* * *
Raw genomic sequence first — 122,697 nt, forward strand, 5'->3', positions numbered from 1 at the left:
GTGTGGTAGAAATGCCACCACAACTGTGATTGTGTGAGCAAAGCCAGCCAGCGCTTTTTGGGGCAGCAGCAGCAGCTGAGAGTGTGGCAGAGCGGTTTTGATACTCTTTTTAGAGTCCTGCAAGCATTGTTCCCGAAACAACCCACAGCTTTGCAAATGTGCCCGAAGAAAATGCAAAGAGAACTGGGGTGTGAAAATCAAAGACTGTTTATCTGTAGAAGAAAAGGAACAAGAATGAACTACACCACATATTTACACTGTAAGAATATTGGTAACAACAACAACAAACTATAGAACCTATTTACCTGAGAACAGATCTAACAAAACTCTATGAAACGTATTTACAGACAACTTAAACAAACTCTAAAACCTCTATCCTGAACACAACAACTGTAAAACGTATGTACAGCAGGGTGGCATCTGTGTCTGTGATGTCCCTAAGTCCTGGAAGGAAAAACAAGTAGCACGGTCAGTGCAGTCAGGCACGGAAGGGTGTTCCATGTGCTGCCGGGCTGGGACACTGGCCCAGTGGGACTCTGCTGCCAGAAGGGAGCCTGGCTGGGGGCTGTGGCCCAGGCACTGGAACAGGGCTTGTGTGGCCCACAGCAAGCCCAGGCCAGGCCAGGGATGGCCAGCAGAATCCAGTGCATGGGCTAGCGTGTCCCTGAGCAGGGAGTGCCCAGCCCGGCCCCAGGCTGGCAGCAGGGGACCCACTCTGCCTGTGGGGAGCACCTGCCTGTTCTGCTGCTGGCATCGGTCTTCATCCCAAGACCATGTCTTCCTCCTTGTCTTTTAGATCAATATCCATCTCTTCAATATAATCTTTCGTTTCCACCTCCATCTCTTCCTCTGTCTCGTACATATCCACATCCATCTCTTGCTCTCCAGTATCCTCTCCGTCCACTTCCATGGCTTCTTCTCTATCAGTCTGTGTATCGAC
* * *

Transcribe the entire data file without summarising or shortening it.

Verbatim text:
Raw genomic sequence first — 122,697 nt, forward strand, 5'->3', positions numbered from 1 at the left:
GTGTGGTAGAAATGCCACCACAACTGTGATTGTGTGAGCAAAGCCAGCCAGCGCTTTTTGGGGCAGCAGCAGCAGCTGAGAGTGTGGCAGAGCGGTTTTGATACTCTTTTTAGAGTCCTGCAAGCATTGTTCCCGAAACAACCCACAGCTTTGCAAATGTGCCCGAAGAAAATGCAAAGAGAACTGGGGTGTGAAAATCAAAGACTGTTTATCTGTAGAAGAAAAGGAACAAGAATGAACTACACCACATATTTACACTGTAAGAATATTGGTAACAACAACAACAAACTATAGAACCTATTTACCTGAGAACAGATCTAACAAAACTCTATGAAACGTATTTACAGACAACTTAAACAAACTCTAAAACCTCTATCCTGAACACAACAACTGTAAAACGTATGTACAGCAGGGTGGCATCTGTGTCTGTGATGTCCCTAAGTCCTGGAAGGAAAAACAAGTAGCACGGTCAGTGCAGTCAGGCACGGAAGGGTGTTCCATGTGCTGCCGGGCTGGGACACTGGCCCAGTGGGACTCTGCTGCCAGAAGGGAGCCTGGCTGGGGGCTGTGGCCCAGGCACTGGAACAGGGCTTGTGTGGCCCACAGCAAGCCCAGGCCAGGCCAGGGATGGCCAGCAGAATCCAGTGCATGGGCTAGCGTGTCCCTGAGCAGGGAGTGCCCAGCCCGGCCCCAGGCTGGCAGCAGGGGACCCACTCTGCCTGTGGGGAGCACCTGCCTGTTCTGCTGCTGGCATCGGTCTTCATCCCAAGACCATGTCTTCCTCCTTGTCTTTTAGATCAATATCCATCTCTTCAATATAATCTTTCGTTTCCACCTCCATCTCTTCCTCTGTCTCGTACATATCCACATCCATCTCTTGCTCTCCAGTATCCTCTCCGTCCACTTCCATGGCTTCTTCTCTATCAGTCTGTGTATCGAC